Is it hype all in the name of trying to sell more magazines? Is it deliberate twisting of the facts to mislead the public? Or is it a simple misunderstanding? These are the questions that are popping up ever since Esquire Magazine published a story about the Navy SEAL who shot Osama bin Laden... claiming that the government has left him with "nothing."
First there is the Esquire interview. In it, writer Phil Bronstein talks with one of the members of SEAL Team 6, known as "the Shooter." This former Navy SEAL is the man who actually shot and killed bin Laden.
For the first time, the Navy SEAL who killed Osama bin Laden tells his story — speaking not just about the raid and the three shots that changed history, but about the personal aftermath for himself and his family. And the startling failure of the United States government to help its most experienced and skilled warriors carry on with their lives.
Later in the article, Bronstein writes:
But the Shooter will discover soon enough that when he leaves after sixteen years in the Navy, his body filled with scar tissue, arthritis, tendonitis, eye damage, and blown disks, here is what he gets from his employer and a grateful nation:
Nothing. No pension, no health care, and no protection for himself or his family.
Fox News has picked up the story and reports, "The hero frogman is bitter as he waits for disability benefits from the Department of Veterans Affairs, according to an exclusive story for Esquire by the Center for Investigative Reporting. After quitting just three years short of retirement, he has no health care or pension, he said."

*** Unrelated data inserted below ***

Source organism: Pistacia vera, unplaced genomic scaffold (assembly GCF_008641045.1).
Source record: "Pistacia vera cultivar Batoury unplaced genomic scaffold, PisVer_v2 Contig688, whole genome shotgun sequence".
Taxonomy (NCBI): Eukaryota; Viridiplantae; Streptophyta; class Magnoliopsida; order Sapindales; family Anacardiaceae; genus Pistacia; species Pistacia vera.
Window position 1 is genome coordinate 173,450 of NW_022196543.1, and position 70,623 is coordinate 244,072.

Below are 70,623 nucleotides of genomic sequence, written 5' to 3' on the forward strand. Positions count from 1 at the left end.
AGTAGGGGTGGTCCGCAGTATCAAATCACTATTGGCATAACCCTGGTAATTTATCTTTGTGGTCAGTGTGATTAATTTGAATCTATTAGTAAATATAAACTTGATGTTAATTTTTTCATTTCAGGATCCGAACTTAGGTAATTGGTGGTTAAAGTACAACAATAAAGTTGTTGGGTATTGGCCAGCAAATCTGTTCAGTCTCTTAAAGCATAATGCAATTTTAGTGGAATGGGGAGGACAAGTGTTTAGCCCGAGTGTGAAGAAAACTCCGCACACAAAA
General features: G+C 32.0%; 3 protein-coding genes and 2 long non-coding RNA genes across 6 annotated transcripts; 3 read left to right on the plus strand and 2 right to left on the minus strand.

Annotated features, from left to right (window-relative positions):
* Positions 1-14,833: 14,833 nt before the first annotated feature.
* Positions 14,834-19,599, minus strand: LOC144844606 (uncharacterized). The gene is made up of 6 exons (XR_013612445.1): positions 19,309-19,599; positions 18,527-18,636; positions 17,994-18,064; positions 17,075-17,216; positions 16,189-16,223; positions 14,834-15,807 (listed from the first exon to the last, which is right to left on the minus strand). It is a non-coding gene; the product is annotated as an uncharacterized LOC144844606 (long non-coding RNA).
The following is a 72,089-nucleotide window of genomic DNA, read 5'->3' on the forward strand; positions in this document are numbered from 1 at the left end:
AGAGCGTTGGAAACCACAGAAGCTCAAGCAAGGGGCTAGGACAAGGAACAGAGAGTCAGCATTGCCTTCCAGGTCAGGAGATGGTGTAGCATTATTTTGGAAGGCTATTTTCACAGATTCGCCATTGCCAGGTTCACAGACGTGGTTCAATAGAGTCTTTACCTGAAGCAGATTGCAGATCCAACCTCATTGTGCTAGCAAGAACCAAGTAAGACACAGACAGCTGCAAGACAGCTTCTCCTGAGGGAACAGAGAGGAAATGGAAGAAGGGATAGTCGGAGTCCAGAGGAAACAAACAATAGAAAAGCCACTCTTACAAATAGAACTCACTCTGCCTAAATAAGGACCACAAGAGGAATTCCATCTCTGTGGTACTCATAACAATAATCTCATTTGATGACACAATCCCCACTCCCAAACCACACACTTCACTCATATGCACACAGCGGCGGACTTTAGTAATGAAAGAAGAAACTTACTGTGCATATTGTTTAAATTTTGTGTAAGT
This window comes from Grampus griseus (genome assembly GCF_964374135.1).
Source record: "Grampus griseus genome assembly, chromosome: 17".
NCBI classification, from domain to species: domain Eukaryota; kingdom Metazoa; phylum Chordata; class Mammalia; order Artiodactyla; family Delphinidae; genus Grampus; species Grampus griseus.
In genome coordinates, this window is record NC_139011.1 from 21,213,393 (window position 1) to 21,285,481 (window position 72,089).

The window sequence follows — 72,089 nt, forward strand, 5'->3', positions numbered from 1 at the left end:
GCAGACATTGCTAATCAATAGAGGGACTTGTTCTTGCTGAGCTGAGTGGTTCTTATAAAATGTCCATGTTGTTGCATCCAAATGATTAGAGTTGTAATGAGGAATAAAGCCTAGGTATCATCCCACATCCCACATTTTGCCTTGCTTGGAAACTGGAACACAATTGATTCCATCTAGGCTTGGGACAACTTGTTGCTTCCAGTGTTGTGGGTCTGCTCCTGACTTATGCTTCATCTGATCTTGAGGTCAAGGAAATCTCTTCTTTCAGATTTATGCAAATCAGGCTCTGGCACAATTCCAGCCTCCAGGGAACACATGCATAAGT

“I left SEALs on Friday,” the unnamed SEAL told author Phil Bronstein last September. “My health care for me and my family stopped at midnight Friday night.
“I asked if there was some transition from my Tricare to Blue Cross Blue Shield. They said no,” the SEAL told Bronstein, executive chairman of the Center for Investigative Reporting. “You’re out of the service, your coverage is over. Thanks for your sixteen years. Go f--- yourself.”
Here's Fox's video report:
The web site Stars and Stripes, has taken issue with the Esquire interview, especially the portion which implies that the government left "the Shooter" without any health care.
Except the claim about health care is wrong. And no servicemember who does less than 20 years gets a pension, unless he has to medically retire.
Like every combat veteran of the Iraq and Afghanistan wars, the former SEAL, who is identified in the story only as “the Shooter”, is automatically eligible for five years of free healthcare through the Department of Veterans Affairs.
But the story doesn’t mention that.
The writer, Phil Bronstein, who heads up the Center for Investigative Reporting, stands by the story. He said the assertion that the government gave the SEAL “nothing” in terms of health care is both fair and accurate, because the SEAL didn’t know the VA benefits existed.
“No one ever told him that this is available,” Bronstein said.
He said there wasn’t space in the article to explain that the former SEAL’s lack of healthcare was driven by an ignorance of the benefits to which he is entitled.
So what's the real story? Has "the Shooter" really been left high and dry by the government, or is Bronstein being over-the-top with his descriptions?